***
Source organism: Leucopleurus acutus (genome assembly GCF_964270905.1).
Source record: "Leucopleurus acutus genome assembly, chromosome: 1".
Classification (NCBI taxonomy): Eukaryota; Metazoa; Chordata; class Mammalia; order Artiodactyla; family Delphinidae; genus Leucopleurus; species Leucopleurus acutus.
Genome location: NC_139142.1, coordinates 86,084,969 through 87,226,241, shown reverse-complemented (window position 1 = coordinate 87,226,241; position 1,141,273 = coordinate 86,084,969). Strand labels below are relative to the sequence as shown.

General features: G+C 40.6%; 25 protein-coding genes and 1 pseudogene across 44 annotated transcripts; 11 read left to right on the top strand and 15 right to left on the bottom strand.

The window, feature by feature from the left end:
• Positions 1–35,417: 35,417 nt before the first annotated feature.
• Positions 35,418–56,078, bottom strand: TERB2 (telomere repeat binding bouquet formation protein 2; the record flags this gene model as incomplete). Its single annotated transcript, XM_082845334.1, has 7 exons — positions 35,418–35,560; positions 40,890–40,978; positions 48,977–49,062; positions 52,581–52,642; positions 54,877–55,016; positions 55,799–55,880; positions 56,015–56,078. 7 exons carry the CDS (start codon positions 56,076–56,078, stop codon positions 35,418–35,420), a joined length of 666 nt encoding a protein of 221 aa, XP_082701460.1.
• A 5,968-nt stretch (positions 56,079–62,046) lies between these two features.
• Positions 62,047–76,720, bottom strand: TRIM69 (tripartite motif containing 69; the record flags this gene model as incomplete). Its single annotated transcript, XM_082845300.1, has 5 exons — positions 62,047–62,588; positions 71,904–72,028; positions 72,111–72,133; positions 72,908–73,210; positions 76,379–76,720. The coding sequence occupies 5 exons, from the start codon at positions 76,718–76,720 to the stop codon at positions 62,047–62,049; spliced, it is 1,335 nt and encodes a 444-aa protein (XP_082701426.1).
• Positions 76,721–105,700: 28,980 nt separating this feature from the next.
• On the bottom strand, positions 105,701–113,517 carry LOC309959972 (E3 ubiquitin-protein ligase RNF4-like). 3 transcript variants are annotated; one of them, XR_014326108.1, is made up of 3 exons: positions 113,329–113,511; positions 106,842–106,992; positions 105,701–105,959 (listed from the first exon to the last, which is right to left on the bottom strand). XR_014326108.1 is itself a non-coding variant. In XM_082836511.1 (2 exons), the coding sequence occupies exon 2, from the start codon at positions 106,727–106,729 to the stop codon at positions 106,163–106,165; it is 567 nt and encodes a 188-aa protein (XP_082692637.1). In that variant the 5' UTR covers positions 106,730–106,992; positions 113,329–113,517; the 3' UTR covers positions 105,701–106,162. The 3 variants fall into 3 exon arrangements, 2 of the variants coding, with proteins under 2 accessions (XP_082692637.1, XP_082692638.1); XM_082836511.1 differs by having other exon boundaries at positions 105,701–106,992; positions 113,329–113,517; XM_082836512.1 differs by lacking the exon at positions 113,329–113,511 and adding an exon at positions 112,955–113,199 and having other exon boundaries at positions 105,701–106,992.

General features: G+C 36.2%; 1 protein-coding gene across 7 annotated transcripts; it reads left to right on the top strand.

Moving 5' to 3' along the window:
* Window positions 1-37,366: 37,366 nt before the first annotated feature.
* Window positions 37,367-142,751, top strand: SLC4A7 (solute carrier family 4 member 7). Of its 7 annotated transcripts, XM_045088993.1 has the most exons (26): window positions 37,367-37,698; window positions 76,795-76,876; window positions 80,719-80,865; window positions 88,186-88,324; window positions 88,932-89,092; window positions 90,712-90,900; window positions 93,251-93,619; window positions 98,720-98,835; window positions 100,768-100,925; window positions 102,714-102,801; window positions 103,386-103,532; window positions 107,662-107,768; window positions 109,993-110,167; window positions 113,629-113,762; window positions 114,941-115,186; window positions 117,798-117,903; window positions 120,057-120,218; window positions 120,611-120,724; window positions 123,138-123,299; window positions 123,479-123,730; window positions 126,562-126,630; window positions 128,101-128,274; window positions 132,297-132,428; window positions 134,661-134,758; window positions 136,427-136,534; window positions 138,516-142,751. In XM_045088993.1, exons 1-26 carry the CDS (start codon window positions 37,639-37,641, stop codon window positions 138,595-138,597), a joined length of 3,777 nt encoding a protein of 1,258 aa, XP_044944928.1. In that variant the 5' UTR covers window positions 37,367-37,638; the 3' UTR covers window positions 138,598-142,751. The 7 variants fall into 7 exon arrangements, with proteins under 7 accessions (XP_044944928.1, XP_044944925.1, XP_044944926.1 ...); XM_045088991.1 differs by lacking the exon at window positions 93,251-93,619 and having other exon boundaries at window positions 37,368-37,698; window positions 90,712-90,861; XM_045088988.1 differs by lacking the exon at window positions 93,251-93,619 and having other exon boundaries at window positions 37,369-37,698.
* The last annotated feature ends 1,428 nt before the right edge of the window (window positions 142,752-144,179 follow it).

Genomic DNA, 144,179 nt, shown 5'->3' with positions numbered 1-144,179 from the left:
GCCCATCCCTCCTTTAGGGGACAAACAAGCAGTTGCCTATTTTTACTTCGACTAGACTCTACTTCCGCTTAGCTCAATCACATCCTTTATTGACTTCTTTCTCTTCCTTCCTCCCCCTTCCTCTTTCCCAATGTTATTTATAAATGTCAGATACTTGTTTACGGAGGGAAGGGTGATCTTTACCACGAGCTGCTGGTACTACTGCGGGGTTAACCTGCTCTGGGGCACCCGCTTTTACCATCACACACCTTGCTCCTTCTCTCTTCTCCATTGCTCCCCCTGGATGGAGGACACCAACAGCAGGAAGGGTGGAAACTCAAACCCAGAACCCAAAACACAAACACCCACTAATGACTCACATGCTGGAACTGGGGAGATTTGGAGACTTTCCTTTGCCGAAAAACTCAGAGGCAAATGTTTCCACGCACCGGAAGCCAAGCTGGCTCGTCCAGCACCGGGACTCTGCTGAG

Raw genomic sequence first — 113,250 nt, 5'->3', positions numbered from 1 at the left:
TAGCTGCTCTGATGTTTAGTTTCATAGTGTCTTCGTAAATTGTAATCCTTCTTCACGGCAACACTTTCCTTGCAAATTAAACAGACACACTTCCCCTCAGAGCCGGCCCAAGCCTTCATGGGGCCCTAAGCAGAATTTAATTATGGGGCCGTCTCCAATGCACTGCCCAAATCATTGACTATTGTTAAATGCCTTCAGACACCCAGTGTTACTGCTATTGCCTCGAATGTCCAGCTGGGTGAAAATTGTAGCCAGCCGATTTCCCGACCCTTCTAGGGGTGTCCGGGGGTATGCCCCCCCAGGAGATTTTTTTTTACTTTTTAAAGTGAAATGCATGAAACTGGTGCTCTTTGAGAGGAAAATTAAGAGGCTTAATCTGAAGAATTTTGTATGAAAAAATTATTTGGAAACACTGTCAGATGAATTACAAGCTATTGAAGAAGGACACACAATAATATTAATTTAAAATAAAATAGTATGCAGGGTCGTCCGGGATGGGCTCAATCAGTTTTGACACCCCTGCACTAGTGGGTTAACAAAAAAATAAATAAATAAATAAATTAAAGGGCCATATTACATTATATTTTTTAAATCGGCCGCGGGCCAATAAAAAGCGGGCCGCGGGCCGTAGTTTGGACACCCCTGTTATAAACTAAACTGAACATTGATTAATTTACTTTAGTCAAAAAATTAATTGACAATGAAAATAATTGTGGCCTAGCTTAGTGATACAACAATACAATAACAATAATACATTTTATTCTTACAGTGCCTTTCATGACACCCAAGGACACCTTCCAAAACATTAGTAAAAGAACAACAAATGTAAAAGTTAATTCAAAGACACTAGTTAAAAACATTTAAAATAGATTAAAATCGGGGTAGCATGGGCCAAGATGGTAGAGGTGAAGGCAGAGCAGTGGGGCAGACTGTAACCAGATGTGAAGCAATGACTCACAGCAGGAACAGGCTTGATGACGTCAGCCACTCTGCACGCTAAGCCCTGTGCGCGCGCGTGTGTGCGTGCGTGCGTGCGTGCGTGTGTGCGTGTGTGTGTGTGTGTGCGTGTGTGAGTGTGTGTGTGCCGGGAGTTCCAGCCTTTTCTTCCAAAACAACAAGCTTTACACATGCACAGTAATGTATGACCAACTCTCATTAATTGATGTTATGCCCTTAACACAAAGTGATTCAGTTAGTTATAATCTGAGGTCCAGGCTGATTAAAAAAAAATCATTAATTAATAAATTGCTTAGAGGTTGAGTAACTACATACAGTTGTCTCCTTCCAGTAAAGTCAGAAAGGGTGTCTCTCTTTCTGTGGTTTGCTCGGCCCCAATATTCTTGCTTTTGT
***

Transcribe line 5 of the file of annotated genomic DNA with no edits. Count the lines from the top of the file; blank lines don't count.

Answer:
General features: G+C 40.6%; 25 protein-coding genes and 1 pseudogene across 44 annotated transcripts; 11 read left to right on the top strand and 15 right to left on the bottom strand.